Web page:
Source Birdlife Australia

Eastern Great Egret
Ardea modesta

A moderately large bird the Eastern Great Egret with white plumage, a black or yellow bill and long reddish and black legs can be found in a range of wetlands throughout Australia. Usually feeding in shallow water, Great Egrets can be seen alone or in small flocks but do roost in large numbers that may consist of hundreds of birds.

Intermediate egret 200x200 Copyright Ceri-Pearce  Australian Museum Intermediate Egret

Source Australian Museum. Copyright Ceri Pearce

Intermediate Egret
Ardea intermedia

White egret with yellow bill and dark legs. As the name implies it is larger than the Little egret and smaller than the Eastern great egret.

Little egret 200x200 Copyright BirdLife Australia Little Egret

Source BirdLife Australia

Little Egret
Egretta garzetta

A little white egret with black legs and bill and bright yellow face. The bird features two long head plumes during breeding season. Little egrets usually fly solo.

Feathermap - White-faced heron 200 x200 White-faced Heron

Source Birdlife Australia

White-faced Heron
Egretta novaehollandiae

Found in many different wetland habitats the White-faced Heron is particularly versatile. Mostly light blue-grey in colour, with a characteritic white face, they have a long, slim neck and a pointed grey-black bill. There legs are long and dull yellow in colour. 

Feathermap - White-necked heron 200 x200 White-necked Heron

Source Birdlife Australia

White-necked Heron
Ardea pacifica

The White-necked Heron, sometimes know as the Pacific Heron, is the most common Heron found thoughout Australia. It has a white head and a long white neck with a double line of black spots running down the front, the bill is black and the facial skin is commonly blue or yellow.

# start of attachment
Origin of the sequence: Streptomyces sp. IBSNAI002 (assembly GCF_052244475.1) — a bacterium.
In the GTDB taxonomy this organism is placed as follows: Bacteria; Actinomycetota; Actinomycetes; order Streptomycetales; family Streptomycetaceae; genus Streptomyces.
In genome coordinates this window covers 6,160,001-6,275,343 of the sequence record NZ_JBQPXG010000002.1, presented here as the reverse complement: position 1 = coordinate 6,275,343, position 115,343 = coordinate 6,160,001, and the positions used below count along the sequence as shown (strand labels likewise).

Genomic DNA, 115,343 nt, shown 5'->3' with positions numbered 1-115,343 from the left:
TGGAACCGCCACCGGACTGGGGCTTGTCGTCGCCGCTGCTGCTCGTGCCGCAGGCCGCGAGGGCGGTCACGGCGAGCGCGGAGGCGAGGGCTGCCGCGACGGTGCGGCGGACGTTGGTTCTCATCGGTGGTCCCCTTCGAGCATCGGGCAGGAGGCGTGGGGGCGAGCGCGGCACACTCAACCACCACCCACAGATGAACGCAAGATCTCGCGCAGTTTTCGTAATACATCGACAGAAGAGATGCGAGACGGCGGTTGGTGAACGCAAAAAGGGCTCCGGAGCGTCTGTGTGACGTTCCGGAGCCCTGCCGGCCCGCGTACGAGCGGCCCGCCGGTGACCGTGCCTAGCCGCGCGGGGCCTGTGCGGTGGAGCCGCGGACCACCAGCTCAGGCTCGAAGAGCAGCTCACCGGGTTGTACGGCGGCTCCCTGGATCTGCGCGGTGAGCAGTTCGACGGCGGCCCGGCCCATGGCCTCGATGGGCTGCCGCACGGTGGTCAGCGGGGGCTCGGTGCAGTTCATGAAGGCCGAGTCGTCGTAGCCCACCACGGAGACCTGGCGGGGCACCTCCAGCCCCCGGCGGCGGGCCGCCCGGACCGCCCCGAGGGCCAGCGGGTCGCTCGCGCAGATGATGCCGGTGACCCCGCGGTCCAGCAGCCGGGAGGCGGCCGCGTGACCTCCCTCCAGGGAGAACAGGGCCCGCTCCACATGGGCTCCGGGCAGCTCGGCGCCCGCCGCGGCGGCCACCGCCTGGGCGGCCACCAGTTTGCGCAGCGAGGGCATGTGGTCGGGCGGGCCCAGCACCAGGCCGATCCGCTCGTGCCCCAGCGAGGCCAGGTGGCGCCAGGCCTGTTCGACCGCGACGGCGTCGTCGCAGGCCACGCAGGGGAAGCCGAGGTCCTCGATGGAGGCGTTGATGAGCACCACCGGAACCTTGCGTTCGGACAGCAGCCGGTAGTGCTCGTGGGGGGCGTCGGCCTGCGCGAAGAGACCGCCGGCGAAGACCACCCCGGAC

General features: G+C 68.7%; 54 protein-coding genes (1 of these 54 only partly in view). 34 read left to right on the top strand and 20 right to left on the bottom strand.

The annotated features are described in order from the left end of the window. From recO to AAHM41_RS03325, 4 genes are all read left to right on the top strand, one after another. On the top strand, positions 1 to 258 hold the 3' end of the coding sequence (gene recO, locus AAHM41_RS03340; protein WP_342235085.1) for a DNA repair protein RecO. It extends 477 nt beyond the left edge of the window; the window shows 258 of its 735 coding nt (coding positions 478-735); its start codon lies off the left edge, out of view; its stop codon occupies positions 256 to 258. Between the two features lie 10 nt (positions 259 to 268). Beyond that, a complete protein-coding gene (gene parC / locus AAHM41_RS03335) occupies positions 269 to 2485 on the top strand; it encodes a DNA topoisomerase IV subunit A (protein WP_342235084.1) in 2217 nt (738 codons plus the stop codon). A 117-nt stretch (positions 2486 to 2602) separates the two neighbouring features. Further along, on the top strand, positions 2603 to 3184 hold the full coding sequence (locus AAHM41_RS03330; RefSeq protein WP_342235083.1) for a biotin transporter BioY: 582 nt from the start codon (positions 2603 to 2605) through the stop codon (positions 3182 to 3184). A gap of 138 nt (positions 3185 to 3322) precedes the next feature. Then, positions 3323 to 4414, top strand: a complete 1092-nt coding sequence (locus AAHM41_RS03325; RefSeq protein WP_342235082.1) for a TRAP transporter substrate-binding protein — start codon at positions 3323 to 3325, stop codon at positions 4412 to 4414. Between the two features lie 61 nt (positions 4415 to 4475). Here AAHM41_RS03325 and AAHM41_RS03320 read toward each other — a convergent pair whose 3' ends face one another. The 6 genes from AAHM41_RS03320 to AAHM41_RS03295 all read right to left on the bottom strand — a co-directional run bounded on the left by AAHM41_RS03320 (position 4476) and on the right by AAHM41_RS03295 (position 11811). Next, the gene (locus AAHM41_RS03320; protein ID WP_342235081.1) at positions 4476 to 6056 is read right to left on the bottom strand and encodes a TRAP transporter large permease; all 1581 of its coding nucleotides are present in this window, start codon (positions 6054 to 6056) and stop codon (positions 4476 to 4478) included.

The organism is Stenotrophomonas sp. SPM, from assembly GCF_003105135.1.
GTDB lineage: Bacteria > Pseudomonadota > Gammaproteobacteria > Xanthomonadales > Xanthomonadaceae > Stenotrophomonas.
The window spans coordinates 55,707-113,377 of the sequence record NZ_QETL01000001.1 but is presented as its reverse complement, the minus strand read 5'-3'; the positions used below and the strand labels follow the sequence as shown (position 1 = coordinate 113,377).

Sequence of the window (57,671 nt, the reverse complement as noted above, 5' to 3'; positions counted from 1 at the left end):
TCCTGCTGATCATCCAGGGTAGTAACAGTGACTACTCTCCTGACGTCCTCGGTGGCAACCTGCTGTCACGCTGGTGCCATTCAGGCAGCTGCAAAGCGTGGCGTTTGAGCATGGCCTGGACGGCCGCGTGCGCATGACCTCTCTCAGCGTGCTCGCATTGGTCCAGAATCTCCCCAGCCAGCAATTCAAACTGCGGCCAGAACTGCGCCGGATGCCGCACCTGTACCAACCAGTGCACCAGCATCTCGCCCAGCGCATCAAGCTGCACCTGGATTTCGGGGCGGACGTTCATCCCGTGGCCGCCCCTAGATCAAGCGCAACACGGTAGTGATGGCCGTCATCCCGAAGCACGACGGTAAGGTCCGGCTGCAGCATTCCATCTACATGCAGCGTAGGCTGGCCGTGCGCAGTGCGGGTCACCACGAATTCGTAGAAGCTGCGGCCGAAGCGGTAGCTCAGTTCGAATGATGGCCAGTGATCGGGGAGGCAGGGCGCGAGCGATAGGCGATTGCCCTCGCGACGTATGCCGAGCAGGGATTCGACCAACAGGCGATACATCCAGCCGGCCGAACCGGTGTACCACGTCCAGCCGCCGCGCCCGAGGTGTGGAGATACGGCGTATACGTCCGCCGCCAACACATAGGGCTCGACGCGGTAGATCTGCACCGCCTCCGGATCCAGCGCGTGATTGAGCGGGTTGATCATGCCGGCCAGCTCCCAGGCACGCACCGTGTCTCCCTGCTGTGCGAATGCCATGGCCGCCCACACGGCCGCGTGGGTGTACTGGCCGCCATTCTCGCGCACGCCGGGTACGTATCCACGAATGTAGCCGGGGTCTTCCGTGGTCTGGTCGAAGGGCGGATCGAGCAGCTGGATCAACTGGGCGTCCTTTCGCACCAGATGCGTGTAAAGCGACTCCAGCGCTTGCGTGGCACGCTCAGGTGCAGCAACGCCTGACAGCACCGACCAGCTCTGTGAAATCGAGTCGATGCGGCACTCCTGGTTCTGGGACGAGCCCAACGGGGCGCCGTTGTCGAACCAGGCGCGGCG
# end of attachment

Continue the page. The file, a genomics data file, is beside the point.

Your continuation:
Australian White Ibis Australian White Ibis
Australian White Ibis
Threskiornis molucca
68-75 cm

Almost entirely white body plumage with black head and neck, the Australian White has a featherless head and its black bill is long and down-curved. Adult birds have a tuft of cream plumes on the base of the neck. Females differ from males by being slightly smaller, with shorter bills. Young birds are similar to adults, but have the neck covered with black feathers. In flight, flocks of Australian White Ibis form distinctive V-shaped flight patterns.

Glossy ibis - Feather Map of Australia Glossy Ibis

Source Birdlife Australia

Glossy Ibis
Plegadis falcinellis

A small dark ibis with a reddish-brown neck and a dark iridescent green-and-purple body. The long, curved bill is olive-brown, the face is grey with a white border leading up to the eyes. They often fly in v-formation.

Straw necked Ibis Straw-necked Ibis
Straw-necked Ibis
Threskiornis spinicollis
58-76 cm

A large waterbird with black plumage on back and wings with an iridescent purple, green and bronze sheen, a naked black head, long down curved black bill and yellow throat plumes. It has a white nape and sides of neck and white underparts. Feeds in large flocks on pastures and marshes.

Magpie Goose
Magpie goose 200x200 Copyright PD Munchenberg Australian Museum Magpie Goose

Source Australian Museum. Copyright PD Munchenberg

Magpie Goose
Anseranas semipalmata

A large black and white goose found in tropical wetlands and are widespread in northern Australia. The bill, legs and feet are orange. It has a large knob on its head which is larger in males and increases in size as the goose ages. They congregate in large flocks with often thousands of birds. The Magpie goose was previously widespread in southern Australia but disappeared due to lose of wetland habitat.

Pelican 200x200 Copyright G Little  Australian Museum Australian Pelican

Source Australian Museum. Copyright G Little

Australian Pelican
Pelecanus conspicillatus

The Australian Pelican is the only pelican in Australia. It can be found anywhere in Australia including inland Australian when conditions are suitable. It's bill is 40-50cm long and it's wingspan can be up to 2.5m wide.

Purple Swamphen
Swamphen 200x200 Purple Swamphen

Source: Joshua Praveen

Purple Swamphen
Porphyrio porphyrio

Swamphens are commonly found in wetlands in southern Australia. They have colourful large bills and muted feather colourings ranging from dark blue to olive green. They are often seen in pairs and congregations.


Royal Spoonbill Royal Spoonbill (chick pictured)
Royal Spoonbill (chick pictured)
Platalea regia
75-80 cm

A large white waterbird with black, spatulate (spoon-shaped) bill, facial skin, legs and feet. During the breeding season, it has distinctive long plumage on the back of the head or nape of neck, which can be up to 20 cm long in male birds (usually shorter in females). The facial skin is black with a yellow patch above the eye and a red patch in the middle of the forehead, in front of the crest feathers. The Royal Spoonbill is often seen wading in shallow waters, sweeping its submerged bill back and forth to find food.

Suggest a wetland bird for inclusion on this page